Relationship between symptoms and psychological factors five years after whiplash injury
Objective: The aims of this study were: to describe the frequency of whiplash-related symptoms and psychological factors in persons 5 years after a whiplash injury; to study the relationship between symptoms and psychological factors; to examine gender differences; and to investigate the cause of sick leave.
Methods: Questionnaires addressing neck pain, pain intensity, whiplash-related symptoms, post-traumatic stress, depression, social support and life satisfaction were used.
Results: Neck pain was reported by 59% of subjects,
whiplash-related symptoms (Rivermead Post-Concussion Symptoms Questionnaire, RPQ) by 76%, depression (Beck’s Depression Inventory, BDI) by 22%, and post-traumatic stress (Impact of Event Scale, IES), by 38%. The scores of pain intensity and RPQ were correlated to BDI, IES and LiSat-11 scores. Men reported a lower level of quality of social support than women. Men reporting many symptoms also reported reduced availability of social interaction, whereas women with many symptoms reported reduced availability of attachment (i.e. lack of intimate partner, close family and friends). A multivariate logistic regression showed an association between sick leave and depression.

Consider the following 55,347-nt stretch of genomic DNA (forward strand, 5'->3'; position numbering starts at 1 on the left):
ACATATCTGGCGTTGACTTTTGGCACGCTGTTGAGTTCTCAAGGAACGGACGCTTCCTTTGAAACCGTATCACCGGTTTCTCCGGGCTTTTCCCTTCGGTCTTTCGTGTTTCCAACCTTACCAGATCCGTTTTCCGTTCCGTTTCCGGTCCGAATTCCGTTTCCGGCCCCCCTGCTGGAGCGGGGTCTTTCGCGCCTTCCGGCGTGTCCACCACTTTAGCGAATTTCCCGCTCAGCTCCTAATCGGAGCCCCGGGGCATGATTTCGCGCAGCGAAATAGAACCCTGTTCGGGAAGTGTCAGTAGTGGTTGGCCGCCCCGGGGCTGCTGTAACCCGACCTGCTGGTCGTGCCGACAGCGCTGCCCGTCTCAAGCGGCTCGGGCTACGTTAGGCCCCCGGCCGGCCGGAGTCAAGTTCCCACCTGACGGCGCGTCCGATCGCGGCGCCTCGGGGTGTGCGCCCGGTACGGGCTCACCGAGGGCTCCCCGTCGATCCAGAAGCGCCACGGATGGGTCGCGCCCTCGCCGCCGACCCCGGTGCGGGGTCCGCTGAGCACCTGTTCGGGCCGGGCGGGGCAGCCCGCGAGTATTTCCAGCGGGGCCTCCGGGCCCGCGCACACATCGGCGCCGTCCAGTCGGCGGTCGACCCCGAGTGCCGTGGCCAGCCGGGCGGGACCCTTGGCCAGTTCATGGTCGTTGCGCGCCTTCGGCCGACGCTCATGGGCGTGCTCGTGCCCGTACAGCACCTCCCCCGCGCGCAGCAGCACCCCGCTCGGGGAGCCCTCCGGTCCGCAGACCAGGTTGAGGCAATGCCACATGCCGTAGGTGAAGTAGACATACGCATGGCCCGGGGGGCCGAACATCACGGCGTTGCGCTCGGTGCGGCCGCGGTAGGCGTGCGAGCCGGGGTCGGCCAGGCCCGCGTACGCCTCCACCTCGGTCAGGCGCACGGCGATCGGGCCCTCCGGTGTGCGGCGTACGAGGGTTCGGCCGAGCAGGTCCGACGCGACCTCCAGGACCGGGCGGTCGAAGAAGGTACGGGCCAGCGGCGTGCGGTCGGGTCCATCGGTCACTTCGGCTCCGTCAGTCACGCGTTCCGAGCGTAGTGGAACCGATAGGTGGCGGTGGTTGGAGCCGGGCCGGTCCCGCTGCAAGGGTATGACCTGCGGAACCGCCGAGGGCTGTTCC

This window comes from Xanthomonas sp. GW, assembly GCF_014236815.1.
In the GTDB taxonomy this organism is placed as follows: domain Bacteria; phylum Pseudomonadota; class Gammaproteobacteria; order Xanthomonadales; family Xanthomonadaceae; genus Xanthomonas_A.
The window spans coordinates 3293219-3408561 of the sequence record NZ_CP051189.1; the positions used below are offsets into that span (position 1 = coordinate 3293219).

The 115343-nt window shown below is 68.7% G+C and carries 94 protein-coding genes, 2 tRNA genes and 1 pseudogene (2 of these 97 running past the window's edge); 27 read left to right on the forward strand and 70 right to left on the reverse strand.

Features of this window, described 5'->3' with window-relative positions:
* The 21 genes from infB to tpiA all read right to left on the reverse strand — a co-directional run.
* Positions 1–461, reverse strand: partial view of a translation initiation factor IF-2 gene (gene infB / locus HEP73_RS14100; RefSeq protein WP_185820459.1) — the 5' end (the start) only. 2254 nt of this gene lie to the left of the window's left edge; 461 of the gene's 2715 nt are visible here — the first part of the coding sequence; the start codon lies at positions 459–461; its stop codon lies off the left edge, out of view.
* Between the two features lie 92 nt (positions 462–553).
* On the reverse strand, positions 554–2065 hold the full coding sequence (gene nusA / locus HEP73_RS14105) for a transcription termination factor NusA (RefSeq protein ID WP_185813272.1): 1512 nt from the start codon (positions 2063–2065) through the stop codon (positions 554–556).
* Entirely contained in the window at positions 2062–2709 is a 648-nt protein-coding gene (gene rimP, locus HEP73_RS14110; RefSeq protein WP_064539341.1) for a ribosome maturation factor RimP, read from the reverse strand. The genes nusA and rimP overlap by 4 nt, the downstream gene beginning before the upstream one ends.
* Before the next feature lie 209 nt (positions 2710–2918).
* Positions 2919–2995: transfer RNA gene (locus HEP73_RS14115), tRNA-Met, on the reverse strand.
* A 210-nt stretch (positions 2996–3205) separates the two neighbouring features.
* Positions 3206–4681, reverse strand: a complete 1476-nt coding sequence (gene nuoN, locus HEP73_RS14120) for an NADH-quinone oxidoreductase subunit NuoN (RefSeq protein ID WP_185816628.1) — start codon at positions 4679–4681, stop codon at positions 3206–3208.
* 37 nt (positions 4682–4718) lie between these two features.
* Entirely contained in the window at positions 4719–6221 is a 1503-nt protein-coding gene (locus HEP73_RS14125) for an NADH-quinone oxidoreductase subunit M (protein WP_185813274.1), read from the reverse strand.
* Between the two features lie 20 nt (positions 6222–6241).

Conclusion: These findings indicate the importance of assessing possible relationships between symptoms, depression and post-traumatic stress in persons with long-term problems after whiplash injury, and of treating existing symptoms, especially depression. Because social support may play a role in recovery, social relationships should also be examined.
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